We exited the water, took our gear up the stairs, and decided to go to Rincon to breathe off a bit of the nitrogen. We had previously calculated our residual nitrogen time for both of these dives. The third dive of the day would be to 50 feet and be 40 minutes long, and the fourth dive could be also to 50 feet but only for 32 minutes. We needed about an hour and a half to off-gas.
Once in the car, we decided to drive straight to the Bopec Terminal. I wanted to know if I could come back and get a tour. We stopped at the gate, and a very friendly man came out and offered us all the information we wanted. However, they do not offer tours of the oil facility.
Apparently, the oil is now shipped from Venezuelain super tankers, and then transferred to smaller vessels for distribution around the Caribbean and up to the U.S.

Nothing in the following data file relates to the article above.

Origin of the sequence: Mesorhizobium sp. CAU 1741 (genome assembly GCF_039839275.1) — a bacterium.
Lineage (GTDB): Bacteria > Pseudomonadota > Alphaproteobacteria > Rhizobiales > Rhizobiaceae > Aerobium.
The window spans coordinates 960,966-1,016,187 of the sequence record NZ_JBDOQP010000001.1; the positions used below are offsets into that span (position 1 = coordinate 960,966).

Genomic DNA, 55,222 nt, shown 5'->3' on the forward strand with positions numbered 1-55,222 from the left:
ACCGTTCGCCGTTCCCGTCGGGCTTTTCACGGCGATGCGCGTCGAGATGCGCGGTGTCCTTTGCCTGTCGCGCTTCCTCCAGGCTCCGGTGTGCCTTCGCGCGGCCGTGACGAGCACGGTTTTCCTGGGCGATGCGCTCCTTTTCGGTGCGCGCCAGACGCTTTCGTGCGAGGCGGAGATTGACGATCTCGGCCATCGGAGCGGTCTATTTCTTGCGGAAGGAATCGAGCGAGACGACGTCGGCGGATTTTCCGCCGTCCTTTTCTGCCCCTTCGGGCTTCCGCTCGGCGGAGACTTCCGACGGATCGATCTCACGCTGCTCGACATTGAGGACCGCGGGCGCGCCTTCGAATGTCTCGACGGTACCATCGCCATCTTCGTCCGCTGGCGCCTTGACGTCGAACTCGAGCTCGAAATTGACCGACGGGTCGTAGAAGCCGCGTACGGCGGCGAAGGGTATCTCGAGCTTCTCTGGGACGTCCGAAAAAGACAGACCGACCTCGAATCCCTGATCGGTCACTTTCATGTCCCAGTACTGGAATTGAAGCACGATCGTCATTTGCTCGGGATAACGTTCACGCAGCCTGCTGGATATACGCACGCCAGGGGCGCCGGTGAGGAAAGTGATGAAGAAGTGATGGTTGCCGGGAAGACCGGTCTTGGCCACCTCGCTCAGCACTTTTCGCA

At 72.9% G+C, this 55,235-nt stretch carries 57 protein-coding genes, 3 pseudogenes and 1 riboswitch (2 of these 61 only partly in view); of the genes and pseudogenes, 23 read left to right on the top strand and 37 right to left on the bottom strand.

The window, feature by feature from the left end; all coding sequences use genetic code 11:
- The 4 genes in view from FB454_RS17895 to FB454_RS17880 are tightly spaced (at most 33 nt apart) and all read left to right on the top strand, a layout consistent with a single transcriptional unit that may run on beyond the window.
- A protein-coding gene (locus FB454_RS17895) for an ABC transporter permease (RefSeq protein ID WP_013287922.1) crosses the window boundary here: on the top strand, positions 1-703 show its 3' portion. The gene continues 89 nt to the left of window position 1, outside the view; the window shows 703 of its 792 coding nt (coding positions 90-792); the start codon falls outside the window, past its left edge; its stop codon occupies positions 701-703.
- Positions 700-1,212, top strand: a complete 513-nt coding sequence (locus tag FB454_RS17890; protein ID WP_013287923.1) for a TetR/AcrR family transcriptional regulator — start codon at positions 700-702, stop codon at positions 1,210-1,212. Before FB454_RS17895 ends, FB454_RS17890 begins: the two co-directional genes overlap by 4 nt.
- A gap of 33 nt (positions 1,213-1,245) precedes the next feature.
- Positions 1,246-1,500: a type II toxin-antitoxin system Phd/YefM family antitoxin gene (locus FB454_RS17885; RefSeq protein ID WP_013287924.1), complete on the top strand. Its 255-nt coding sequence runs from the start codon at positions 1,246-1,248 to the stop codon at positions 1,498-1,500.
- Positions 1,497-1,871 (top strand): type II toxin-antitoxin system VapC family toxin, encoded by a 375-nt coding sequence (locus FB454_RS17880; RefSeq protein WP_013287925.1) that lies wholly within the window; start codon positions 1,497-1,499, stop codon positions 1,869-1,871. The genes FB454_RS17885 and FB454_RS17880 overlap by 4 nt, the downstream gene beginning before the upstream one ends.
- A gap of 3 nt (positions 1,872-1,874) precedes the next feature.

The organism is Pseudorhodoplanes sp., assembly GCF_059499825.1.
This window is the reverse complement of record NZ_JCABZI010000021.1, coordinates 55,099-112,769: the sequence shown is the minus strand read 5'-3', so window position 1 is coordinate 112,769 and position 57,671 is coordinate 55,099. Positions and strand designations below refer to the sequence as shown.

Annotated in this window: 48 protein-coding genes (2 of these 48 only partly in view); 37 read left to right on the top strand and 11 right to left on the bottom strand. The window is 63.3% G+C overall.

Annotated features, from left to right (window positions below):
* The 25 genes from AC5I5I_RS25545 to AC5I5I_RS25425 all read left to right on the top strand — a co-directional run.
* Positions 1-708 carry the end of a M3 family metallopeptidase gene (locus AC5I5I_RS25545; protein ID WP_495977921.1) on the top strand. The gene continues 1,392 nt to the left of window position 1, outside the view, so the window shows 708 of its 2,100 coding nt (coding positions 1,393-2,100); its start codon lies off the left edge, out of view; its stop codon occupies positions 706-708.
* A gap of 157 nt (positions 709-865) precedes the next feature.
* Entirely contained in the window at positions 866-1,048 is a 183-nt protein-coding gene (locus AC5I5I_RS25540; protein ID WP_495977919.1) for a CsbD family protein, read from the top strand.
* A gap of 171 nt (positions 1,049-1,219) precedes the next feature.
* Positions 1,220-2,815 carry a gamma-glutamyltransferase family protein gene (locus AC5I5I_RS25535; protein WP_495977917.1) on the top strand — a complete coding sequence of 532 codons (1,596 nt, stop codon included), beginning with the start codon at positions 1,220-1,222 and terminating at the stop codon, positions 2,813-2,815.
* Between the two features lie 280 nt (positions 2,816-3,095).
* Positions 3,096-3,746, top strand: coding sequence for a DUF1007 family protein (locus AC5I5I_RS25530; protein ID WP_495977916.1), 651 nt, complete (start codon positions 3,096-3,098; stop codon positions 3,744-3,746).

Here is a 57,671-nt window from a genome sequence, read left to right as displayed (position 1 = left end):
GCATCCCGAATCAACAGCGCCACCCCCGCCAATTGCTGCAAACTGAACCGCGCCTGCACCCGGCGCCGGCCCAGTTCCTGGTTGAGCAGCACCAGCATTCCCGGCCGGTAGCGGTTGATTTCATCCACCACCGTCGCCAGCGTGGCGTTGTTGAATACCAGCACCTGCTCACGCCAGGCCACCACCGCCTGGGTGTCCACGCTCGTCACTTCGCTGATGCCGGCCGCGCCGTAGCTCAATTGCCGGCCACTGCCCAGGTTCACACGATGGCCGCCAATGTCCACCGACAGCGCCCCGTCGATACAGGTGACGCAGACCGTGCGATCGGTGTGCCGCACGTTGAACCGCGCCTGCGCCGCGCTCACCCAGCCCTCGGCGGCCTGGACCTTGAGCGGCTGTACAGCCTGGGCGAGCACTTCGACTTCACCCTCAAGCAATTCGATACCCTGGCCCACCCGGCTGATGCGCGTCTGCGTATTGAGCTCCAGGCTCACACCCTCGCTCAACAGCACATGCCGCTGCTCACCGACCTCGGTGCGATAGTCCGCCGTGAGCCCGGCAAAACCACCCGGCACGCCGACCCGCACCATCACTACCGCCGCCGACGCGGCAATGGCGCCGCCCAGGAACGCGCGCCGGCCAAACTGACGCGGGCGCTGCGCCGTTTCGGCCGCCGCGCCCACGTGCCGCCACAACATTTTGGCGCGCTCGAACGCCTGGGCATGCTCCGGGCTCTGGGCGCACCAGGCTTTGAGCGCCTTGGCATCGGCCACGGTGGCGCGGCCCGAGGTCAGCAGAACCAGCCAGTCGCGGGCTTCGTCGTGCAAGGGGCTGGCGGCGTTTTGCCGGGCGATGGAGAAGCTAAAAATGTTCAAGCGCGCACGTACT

Then we went up the road to Goto Lake, or Goto Meer, as they say here, and got some nice photos from the Lookout area. I believe it was a kibra hacha tree with the yellow blossoms that was growing in the parking lot. We then carried on up to Rincon where we found an ice cream shop and got a bit of ice cream. While eating the ice cream, I wanted to get to know some of the locals, so we walked over to a bar on the other corner where they were playing dominoes on the deck. We walked up and greeted them, and one of the fellows got up and brought two chairs over for us. So we sat on the chairs, eating our ice cream cones, and chatting with the old fellows playing dominoes. They were quite friendly. Actually, it was three old gentlemen and a lady. The lady never said a word, but just concentrated on her game.